Kids Should Not Be Tried as Adults

Good morning/afternoon/evening. The negative position would urgently like to negate the resolution: Resolved – Kids should NOT be tried as adults. Let me being by putting forth the following definitions. A kid is an informal term for a child or young person, a child defined as a person under the age of 18 years old. An adult is denoted as a person who is fully grown or developed, that is, a person 18 years of age or older. To be tried is to be subjected to trial. Essentially, a kid being tried as an adult means that a person under the age of 18 years old should be subjected to governmental punishment.

This is absolutely ridiculous. It is irrational and unreasonable to punish innocent and naive children as though they are fully grown and matured adults. This brings me to three primary contentions: Contention 1 – It is unfair to children, because they haven’t matured yet; they should not be required to know exactly how behave in society. According to WiseTo Social Issues, children have not yet achieved full development of their brains and thus are less culpable for their crimes.

Under the viable, credible, and accurate definition of child that I put forth in my introduction, the affirmative position of this debate is suggesting to throw 13-year-olds, 5-year-olds, and 2-year-olds alike in prison and is interested in subjecting them to exceedingly harsh punishments (like YEARS or DECADES of jail time). This does not seem like a sensible or reasonable consequence for people who have not matured yet – who have not yet learned entirely how to act flawlessly in society. It is unjust and unmerited to be reprimanding children

Contention 2 – People do not seem to learn through exceeding and excessive punishment. Rather, many therapists and psychologists have proven to be effective in boosting and noticeably enhancing the morale, maturity, and decision-making of millions of children and adolescents worldwide. This is undoubtedly a more pleasant way of dealing with societal issues. No one is perfect. EVERYONE makes mistakes, and the negative position would like to express that harsh punishments create a win-lose situation. Punishments merely create and stir up more tension and unrest in societies and communities.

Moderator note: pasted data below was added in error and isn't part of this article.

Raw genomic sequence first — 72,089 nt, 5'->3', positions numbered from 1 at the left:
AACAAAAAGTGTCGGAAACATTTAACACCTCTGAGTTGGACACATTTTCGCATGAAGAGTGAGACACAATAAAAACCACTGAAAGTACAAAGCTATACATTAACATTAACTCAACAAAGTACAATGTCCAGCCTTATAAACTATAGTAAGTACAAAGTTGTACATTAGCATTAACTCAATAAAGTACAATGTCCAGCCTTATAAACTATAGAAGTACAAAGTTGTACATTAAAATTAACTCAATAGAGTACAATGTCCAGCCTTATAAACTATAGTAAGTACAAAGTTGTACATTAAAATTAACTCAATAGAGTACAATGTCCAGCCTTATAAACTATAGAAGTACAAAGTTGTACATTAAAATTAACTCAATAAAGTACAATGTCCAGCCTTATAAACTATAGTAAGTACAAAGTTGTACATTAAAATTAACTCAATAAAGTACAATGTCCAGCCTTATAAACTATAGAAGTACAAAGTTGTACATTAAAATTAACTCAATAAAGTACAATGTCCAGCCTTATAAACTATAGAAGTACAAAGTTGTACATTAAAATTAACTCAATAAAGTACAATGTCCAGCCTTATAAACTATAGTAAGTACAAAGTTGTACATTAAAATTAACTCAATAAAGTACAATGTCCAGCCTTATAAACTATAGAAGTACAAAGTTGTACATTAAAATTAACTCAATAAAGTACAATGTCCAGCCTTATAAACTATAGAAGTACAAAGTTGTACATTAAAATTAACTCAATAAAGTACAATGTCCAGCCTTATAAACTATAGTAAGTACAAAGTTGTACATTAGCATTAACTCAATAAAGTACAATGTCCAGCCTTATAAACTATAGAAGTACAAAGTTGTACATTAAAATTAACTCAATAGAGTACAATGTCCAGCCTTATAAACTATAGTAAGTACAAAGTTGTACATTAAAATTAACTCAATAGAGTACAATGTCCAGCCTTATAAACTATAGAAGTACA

If a 5-year-old is deprived of his ice cream because he was arguing with his parents, he is likely to get increasingly angrier and will be inclined to continue arguing. Should people escalate situations like this? Essentially, to punish young and naive children for criminal actions will stir up more turmoil in society and will not be pleasant for everyone. This will not be beneficial to children’s growths and psychological maturations. Contention 3 – Forgiveness is a value and trait that millions of people support and encourage in societies worldwide.

Harsh punishments completely void this characteristic and may instigate many teenagers and children – that is, criminal punishments may encourage young people and kids to continue to weaken/damage the economy, and three of the last things communities want are retaliation, revenge, and violence. The negative position does not want to trivialize the issue of crime but rather would like to get across the point that to exaggerate this issue may contradict people’s desire to be forgiving and peaceful contributors to society. No one is per